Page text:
June 10th I roll eastbound. The author of Hot Spring Honeymoon will thread his way from one geothermal wonderment to the next. Rehearsing lines, writing more material, finding a good shade tree where I can juggle will be part of each day. Making miles east will be a second duty. There is an art to being somewhere while you are trying to get to somewhere. They are one and the same. Road warriors know how to drink up every inch of the two lane highways.
Once I arrive in Ft. Collins, Colorado I’ll hustle down to
Old Town and pitch up and throw a few shows down while I am there enjoying the
guest services of my always much younger sister and brother in law.
Rules seem to be important to understand for those people
not in the serendipitous business of sidewalk entertainment. The key to a
successful career in busking is to never ask for permission and always ask for
forgiveness. When ordered to shut down best to move along so as to get along.
In a nutshell that’s the long and short to the busking game. Smile, appear to
be reasonable, act compassionately toward officials fearful of a creative
uprising breaking out upon the sidewalks of their free speech infused
constitutionally guaranteed democracy. Street is the ultimate rule of law.
North from Ft Collins we’ll next take on Thermopolis,
Wyoming and her astounding geothermally heated waters. After taming that
frontier town we’ll circle north then west for Chico Hot Springs on the
northernmost boundaries of Yellowstone before stopping in Helena, Montana where
I’ll drop my wife so she may return to California for further explorations in
all things to do with a major home remodeling project that at that date is
scheduled for completion.
For pure comedy I’ll roll north and cross into Canada and
streak north where I’ll be appearing at the 35th Edmonton
International Street Performers Festival. I first appeared at this much heralded
busking tsunami in 1987. All these decades later being invited to appear at the
event dwarfs my wildest expectations. There is not a more lucky so and so. More
Rolling right along with the final edit shoving off from the shores of the first page in February and since have sailed across some seventy thousand words to this the last day of May. A mere fifteen pages are all that remain of the voyage. I have been racked with nasty bouts of ego induced fear. I have brooded over the loss of rhythm, been in fool death swoon over an editors rejection of a term I had fallen so in love with. Whole paragraphs had to be disassembled and then reassembled again and again until fit for literary consumption. He-he-he’s had to be excised. She-she-she’s terminated. Indefinite words hunted down and killed. I have had to get off my desk chair go to the mirror look at myself and admit that an entire scene had been a failure, that there was no revising that could make what was never there to begin with suddenly magically appear. But, we now are near this other side of this journey. I haven’t the slightest idea of whether this story will fly, couldn’t know and wish I did. I know I love my wife. That is sure. My earliest version was read by a trusted inner circle. On the basis of a wide range of reactions I plunged into what I hoped and what all writers hope will be the final edit. My editor lashing me daily with columns bulging with corrections and suggestions, a thousand miseries rolled up into one exquisite exclamation point aimed directly at my shattered confidence. Then, when they’ve got you right where they want you, when all hope is lost, there comes a point in the process where you are so deluded as to dare say… not bad.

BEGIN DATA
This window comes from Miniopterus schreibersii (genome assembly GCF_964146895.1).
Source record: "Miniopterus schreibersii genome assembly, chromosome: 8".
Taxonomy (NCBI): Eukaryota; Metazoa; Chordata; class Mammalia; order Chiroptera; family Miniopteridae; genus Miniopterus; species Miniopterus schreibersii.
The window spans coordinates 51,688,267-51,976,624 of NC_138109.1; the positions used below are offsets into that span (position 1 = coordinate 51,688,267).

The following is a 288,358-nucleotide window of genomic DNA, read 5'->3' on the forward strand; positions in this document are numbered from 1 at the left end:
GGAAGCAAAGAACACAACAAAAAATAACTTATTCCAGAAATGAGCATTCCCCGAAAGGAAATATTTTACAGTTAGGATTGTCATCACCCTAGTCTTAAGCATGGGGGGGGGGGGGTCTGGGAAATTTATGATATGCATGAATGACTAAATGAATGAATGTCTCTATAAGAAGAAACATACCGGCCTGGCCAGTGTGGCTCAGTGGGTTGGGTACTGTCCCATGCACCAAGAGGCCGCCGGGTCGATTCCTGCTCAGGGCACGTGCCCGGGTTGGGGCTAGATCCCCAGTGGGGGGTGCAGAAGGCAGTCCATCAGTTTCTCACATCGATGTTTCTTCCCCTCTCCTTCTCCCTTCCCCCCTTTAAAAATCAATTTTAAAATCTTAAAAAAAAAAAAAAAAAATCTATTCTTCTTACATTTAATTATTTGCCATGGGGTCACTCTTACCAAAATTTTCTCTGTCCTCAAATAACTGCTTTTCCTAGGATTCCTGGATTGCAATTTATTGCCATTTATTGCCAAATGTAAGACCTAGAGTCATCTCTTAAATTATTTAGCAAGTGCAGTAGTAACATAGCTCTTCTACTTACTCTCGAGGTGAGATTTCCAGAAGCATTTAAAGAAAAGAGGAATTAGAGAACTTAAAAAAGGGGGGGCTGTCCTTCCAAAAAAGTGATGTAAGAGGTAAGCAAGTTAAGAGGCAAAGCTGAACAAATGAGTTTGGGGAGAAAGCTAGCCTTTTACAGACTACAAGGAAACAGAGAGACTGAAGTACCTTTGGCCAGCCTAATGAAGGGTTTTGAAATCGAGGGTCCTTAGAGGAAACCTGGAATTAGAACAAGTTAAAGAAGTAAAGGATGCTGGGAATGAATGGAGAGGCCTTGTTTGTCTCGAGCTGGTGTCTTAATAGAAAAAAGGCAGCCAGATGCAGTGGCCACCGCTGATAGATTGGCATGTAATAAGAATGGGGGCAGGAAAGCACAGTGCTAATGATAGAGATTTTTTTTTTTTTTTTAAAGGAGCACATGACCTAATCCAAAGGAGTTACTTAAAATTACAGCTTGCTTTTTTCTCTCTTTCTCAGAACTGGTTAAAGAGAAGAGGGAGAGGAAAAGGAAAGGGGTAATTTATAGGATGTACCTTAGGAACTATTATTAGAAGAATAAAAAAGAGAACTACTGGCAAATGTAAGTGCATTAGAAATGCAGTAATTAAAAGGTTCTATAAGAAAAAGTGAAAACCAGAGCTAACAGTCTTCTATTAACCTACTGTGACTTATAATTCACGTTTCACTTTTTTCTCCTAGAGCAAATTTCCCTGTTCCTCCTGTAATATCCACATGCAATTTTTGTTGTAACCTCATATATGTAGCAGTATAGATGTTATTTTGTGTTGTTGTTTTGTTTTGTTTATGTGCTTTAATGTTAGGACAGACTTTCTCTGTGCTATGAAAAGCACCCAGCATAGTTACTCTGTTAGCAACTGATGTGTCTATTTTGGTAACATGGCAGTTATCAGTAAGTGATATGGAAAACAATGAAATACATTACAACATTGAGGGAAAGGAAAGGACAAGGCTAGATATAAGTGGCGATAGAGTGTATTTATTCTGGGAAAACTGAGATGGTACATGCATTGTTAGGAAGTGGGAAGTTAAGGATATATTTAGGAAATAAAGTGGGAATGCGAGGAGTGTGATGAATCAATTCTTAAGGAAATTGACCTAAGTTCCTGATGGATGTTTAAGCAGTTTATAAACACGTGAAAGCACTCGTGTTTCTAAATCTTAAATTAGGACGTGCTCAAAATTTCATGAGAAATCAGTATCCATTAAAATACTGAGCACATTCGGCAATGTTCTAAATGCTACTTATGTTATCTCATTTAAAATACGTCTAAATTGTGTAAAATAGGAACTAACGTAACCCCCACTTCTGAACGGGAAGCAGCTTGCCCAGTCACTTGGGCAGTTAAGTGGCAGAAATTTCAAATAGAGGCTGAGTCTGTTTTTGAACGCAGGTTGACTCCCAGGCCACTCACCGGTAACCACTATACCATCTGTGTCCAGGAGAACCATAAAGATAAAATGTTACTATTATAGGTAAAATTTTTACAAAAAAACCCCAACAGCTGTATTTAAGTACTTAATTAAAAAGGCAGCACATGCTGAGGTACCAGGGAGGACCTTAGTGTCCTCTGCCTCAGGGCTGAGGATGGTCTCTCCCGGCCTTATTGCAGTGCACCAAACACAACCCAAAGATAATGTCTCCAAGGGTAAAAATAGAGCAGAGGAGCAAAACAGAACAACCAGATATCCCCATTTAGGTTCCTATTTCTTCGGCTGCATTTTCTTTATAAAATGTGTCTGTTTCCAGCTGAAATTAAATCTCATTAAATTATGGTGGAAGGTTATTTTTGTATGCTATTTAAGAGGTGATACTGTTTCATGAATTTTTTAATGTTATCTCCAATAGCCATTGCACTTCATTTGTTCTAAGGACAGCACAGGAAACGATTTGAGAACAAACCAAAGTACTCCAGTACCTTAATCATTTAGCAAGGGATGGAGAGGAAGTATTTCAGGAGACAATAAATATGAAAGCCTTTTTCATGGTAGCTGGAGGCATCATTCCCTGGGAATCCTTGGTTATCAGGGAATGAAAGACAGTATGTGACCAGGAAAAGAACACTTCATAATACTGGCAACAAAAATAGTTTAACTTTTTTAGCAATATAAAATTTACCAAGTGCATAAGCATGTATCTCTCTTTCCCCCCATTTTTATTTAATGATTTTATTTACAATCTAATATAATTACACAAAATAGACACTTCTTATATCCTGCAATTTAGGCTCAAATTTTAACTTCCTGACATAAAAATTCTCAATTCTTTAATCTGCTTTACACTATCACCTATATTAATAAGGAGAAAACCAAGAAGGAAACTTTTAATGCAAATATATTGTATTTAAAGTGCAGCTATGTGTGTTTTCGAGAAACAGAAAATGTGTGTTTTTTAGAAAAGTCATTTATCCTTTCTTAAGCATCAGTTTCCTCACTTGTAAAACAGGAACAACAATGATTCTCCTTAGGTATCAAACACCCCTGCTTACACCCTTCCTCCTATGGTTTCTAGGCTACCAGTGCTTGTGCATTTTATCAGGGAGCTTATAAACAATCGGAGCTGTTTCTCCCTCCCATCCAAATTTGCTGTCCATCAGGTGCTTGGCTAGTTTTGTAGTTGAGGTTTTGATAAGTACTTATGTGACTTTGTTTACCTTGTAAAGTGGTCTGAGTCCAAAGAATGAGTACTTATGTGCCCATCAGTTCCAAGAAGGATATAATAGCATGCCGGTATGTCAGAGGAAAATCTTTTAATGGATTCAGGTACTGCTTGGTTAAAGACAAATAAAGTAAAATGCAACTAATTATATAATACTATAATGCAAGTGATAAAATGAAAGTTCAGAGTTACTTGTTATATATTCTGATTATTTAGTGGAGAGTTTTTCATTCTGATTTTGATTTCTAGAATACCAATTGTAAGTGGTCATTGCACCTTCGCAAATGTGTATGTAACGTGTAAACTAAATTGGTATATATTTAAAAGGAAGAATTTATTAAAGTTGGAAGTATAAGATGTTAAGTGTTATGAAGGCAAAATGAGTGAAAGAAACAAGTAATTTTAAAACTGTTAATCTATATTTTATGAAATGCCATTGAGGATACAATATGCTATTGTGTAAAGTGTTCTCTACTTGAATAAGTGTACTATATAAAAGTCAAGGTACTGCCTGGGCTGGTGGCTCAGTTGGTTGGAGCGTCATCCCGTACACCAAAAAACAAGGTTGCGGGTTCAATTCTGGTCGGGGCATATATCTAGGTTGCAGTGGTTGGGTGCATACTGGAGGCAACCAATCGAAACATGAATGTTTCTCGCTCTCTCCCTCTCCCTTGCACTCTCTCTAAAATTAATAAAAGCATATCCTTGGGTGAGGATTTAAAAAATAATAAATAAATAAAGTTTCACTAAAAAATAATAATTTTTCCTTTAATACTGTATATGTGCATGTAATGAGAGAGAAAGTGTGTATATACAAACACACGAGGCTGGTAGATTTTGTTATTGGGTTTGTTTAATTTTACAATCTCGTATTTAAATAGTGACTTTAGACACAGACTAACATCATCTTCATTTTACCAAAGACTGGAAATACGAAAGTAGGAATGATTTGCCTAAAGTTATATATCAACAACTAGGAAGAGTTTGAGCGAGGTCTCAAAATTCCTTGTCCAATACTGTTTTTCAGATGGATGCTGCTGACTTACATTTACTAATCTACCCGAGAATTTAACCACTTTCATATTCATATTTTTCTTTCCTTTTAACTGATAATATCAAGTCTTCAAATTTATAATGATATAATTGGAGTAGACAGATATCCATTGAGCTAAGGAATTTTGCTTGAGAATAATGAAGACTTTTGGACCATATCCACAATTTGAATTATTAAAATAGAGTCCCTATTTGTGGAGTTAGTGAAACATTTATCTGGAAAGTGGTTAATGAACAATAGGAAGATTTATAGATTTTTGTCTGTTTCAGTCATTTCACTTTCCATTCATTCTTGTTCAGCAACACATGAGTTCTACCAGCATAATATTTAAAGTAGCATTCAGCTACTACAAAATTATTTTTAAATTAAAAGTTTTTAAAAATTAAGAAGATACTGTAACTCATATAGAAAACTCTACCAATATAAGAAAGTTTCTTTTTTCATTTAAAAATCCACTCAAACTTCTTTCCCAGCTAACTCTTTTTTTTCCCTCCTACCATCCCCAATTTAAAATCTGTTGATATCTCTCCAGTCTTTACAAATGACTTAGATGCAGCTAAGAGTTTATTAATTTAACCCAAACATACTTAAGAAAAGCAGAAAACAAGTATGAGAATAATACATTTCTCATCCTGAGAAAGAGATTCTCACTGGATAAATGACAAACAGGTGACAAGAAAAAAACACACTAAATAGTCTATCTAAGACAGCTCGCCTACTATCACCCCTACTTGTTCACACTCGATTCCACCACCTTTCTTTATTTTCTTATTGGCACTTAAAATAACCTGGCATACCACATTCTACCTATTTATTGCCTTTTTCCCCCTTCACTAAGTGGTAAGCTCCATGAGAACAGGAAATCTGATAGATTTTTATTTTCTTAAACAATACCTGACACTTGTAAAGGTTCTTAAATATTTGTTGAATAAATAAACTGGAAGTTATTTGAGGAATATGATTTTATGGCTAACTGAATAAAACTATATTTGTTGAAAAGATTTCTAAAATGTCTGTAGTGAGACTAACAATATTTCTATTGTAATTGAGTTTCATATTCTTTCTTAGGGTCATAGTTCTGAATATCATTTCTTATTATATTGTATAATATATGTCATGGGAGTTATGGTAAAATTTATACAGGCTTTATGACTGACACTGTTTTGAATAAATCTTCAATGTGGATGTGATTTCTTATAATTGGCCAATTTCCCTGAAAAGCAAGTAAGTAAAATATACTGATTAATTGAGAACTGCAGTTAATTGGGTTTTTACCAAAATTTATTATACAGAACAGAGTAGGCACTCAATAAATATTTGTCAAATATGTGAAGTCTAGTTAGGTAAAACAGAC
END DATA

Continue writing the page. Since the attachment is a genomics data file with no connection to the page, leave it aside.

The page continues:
Fragment from the Novel
Jo heard voices but was overtaken, the intensity shoved her closer to her rawest self, the pain unspeakable. She gripped hold of Buzz and Jessica’s hands, every sinew of muscle in her arms, every vein in her neck strained, as her body’s biochemistry ripened her thoroughfare, the gateway to life, the moment of incarnation was by and by nearing as the much anticipated new soul’s head began crowning, closing in upon the first breath.
“That’s right, you are a magnificent woman, good work mama baby-maker,” the doula’s soothing voice laced with confidence. “Come on, another breath, the air is free, take it, that’s right, it’s a good day for your love to come on out and meet everyone.”